The title is a slightly vague. By "Why does the world exist?", you might think he was looking for an is-there-a-God? type answer. Nope: more basic. Holt attempts to find out why there is something rather than nothing. But even that question is ripe for misinterpretation. Most people when confronted with that would interpret it as Why is there stuff rather than an empty universe? or What came before the Big Bang? You have to go deeper still. The question is really why is there existence? Empty space is "something". What Holt is talking about is really nothing, not even empty space or time itself. Why is there existence at all?
This question is so far removed from our lives, so abstract, and so impossible to answer that it really is about as purely an intellectual exercise as can be conceived. The practical value is pretty close to zero. In fact I would argue the question cannot be answered by the human mind since every path leads to something-from-nothing philosophical gymnastics and unavoidable logical conflicts. To me this indicates that if there is an answer it is simply beyond the capabilities provided to our minds by the parochial path of our evolution. Interestingly, one of Holt's interviewees, none other than the late novelist John Updike, had reached precisely the same conclusion.
Still, those minds have been bestowed with a healthy dose of intellectual curiosity -- for some of us anyway -- so we indulge. Holt takes us on a journey from Paris to Oxford to Manhattan to Texas and back, where he interviews some of the high-end philosophers and cosmologists who have struggled with this question, along the way pointing out how similar approaches and conclusions have been reached by historical figures, going all the way back to Plato. If nothing else, this book will demonstrate that while our knowledge of the functional features of the universe has expanded astronomically (pun not intended), our answers to the ultimate questions still boil down to the same logical concepts as they have for thousands of years, and they still run into the same problems. The fundamental problem is that either there is a brute fact or infinity, neither of which our minds can comprehend.
A brute fact is, essentially, a thing that just is. It can take many forms: God, the Singularity, Logic, Goodness -- whatever it is called, it is the thing that started it all. It was not caused to exist by anything else, it is just there and that's that. Philosophers call this a contingency problem: a Brute Fact simply is, it is not contingent on anything else for it to happen. Our minds rebel at this because everything we see in the course of our lives, and everything anyone has ever observed, has a cause. It makes no sense to us not to ask, "How did this happen?"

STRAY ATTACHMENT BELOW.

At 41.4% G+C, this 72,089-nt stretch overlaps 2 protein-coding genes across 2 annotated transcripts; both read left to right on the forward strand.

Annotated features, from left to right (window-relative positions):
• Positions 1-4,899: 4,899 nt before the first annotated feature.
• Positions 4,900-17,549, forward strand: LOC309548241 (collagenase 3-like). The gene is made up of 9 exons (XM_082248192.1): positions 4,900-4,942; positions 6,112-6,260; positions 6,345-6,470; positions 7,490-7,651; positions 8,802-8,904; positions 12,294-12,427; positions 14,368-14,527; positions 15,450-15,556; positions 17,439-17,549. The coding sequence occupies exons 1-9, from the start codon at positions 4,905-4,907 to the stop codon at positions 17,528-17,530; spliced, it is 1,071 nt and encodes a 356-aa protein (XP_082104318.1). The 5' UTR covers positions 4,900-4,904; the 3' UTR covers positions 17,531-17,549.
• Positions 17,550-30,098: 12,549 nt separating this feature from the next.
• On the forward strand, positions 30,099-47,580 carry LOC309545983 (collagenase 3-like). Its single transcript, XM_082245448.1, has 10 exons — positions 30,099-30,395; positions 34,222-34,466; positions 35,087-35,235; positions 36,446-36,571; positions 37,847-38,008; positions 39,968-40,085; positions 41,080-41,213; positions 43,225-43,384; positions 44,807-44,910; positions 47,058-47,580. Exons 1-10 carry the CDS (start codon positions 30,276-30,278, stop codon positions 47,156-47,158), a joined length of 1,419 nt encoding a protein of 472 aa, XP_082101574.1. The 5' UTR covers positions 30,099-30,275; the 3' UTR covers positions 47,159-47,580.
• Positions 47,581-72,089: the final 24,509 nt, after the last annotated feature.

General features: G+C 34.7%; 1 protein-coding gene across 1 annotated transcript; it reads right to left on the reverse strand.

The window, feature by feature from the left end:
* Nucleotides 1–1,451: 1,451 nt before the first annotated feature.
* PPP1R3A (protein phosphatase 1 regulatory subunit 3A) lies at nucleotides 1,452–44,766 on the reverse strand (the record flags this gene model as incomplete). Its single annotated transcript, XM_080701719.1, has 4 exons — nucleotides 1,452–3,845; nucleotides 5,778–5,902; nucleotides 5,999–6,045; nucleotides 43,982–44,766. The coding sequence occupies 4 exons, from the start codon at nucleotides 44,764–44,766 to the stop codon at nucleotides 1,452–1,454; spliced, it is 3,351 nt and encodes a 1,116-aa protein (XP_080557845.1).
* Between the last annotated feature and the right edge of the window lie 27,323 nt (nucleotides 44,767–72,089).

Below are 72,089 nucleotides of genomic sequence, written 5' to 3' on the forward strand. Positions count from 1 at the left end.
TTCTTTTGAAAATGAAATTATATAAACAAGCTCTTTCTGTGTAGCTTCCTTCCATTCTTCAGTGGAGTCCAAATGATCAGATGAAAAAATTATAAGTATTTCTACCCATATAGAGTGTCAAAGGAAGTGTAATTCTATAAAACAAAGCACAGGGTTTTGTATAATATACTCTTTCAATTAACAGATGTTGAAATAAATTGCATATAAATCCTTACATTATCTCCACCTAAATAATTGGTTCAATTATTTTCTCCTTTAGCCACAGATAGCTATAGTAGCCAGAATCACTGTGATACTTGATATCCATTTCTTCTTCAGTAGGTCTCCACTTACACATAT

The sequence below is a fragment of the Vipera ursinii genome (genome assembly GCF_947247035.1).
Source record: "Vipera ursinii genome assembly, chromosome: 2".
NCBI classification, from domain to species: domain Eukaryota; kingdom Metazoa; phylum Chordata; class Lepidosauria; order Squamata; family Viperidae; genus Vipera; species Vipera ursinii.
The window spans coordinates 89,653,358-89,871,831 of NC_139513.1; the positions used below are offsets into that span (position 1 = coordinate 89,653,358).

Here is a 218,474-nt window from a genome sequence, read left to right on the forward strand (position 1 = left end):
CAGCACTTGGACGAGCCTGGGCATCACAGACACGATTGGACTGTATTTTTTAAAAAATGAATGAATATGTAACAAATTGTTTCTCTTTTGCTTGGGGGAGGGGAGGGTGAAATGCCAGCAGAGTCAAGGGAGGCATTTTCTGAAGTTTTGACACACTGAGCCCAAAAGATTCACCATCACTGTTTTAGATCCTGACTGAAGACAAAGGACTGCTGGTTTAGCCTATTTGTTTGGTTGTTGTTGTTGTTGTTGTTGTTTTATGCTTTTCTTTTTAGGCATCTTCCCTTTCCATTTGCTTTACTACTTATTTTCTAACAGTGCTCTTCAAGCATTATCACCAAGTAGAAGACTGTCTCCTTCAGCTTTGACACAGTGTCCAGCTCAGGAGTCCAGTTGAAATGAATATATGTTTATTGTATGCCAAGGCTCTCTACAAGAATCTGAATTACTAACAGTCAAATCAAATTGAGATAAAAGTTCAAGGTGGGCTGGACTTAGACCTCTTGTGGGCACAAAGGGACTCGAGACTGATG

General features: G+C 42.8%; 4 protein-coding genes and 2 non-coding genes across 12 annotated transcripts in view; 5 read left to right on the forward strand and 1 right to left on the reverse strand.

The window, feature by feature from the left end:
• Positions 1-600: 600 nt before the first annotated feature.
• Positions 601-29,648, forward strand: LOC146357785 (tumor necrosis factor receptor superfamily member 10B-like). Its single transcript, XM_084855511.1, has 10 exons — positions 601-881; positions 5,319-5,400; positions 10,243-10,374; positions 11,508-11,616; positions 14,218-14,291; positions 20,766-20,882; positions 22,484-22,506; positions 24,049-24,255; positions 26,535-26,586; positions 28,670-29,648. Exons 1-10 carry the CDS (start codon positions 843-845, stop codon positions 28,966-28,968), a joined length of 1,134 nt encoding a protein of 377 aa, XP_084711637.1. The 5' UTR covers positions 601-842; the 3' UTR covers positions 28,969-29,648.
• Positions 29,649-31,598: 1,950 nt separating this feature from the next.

The problem with that is that you then open the door to infinity. If everything was caused by something there is no starting point. Infinity is beyond our comprehension. Everything in our experience, however big or small, reaches a limit. We use the concept of infinity colloquially, but it never actually means infinity. We use it in mathematical equations conceptually, but when we try to apply it to the real world things get unreal straight away. If infinity shows up in your theory in physics, you're dead.
And yet, all this is tangential to the question at hand. We think that if we could figure out the source of existence we could explain why existence exists. There may be a good deal of distance between those answers. So we are pretty far removed from being pretty far removed.
That is not to imply this book is a pointless exercise. (Really, if you purchased a book actually expecting it to tell you the reason for everything, you need to rethink your existence on a more personal level.) But should you read Why Does the World Exist? I give it a qualified Yes. It's blast for anyone who is given to seriously musing about such topics. Holt writes clearly, especially considering the often intricate complexity of the topic, and with just enough irreverence to give the impression he's doing it all with a sly grin. Then he ups his game in the final chapters when it all comes back to a personal level. Still, I'm not sure how it would work out going in totally cold. I've been a reader of pop-sci books for years and tend to spend a lot of time in my own head, which is the only place this topic has much value. Without a least a passing, casual understanding of fundamental ideas like quantum mechanics and a penchant for abstract musing, some of this may sail right by. If you are a very practical person, you can safely pass. But have no doubt, this is a very rewarding read. As Updike says, we may not be able to figure it out, "but who doesn't love the universe."